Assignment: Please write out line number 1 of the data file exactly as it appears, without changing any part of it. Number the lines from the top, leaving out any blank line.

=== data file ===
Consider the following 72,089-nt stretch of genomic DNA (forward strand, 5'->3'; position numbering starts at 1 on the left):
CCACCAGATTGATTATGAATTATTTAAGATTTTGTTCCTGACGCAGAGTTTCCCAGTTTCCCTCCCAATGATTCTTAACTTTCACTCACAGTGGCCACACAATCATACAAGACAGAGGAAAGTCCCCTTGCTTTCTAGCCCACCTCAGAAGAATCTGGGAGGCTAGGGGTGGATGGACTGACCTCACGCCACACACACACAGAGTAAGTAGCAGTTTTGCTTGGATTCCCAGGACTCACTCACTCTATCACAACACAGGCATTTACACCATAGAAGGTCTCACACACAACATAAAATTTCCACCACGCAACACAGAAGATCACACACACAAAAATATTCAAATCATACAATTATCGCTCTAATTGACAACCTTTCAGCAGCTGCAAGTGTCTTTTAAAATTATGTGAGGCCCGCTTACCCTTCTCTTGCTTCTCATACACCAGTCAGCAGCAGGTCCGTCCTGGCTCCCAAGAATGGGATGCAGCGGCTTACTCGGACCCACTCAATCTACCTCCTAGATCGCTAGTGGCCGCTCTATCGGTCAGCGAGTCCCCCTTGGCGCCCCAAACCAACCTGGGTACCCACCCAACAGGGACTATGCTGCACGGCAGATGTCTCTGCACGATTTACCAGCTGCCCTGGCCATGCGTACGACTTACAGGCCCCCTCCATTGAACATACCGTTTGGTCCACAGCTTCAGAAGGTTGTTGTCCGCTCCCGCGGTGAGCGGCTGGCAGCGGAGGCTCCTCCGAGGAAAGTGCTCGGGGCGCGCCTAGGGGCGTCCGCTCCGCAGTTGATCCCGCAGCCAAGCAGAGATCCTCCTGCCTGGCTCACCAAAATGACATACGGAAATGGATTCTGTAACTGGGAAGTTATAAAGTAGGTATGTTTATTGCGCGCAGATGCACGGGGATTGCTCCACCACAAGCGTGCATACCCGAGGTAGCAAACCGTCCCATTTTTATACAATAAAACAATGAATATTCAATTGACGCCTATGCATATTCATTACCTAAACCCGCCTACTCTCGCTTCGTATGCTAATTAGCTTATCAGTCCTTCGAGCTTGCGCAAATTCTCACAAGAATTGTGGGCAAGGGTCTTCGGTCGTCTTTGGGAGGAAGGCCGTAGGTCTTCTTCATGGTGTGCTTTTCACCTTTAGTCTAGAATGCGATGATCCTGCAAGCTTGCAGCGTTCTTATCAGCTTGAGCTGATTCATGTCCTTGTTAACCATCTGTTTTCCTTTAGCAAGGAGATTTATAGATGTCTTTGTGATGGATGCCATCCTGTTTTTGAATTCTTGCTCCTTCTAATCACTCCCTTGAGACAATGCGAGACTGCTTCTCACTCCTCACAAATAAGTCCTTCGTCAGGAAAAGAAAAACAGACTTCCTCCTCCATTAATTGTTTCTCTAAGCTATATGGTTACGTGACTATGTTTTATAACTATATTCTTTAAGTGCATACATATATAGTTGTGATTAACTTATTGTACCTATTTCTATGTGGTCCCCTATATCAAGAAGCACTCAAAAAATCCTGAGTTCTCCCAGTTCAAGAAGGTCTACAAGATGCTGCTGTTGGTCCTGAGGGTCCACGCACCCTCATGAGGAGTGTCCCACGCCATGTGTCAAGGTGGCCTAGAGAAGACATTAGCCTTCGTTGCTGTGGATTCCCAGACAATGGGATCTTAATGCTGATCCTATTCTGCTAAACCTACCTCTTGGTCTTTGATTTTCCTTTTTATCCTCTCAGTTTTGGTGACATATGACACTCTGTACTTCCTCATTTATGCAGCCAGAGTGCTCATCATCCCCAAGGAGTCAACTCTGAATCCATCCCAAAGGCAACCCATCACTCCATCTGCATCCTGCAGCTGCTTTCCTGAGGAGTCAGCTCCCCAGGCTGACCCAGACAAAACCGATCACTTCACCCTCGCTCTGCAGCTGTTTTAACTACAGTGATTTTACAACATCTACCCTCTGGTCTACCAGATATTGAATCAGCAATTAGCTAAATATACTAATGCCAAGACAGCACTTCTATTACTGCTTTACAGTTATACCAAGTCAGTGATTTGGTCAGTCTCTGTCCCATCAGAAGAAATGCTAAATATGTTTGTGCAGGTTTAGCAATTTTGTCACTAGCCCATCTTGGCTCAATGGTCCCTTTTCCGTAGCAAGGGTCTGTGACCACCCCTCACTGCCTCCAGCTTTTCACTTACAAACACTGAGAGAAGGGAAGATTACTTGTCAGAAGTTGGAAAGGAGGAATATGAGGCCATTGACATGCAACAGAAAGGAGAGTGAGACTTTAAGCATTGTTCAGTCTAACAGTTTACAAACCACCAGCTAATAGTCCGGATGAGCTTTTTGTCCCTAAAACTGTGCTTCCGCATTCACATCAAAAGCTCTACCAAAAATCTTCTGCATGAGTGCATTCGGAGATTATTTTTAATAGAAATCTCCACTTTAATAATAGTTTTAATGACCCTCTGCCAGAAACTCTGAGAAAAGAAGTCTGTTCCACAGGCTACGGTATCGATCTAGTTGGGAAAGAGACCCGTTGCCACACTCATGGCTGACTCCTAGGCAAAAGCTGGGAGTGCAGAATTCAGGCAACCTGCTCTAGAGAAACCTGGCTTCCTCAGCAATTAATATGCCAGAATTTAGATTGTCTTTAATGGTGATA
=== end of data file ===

Consider the following 72,089-nt stretch of genomic DNA (forward strand, 5'->3'; position numbering starts at 1 on the left):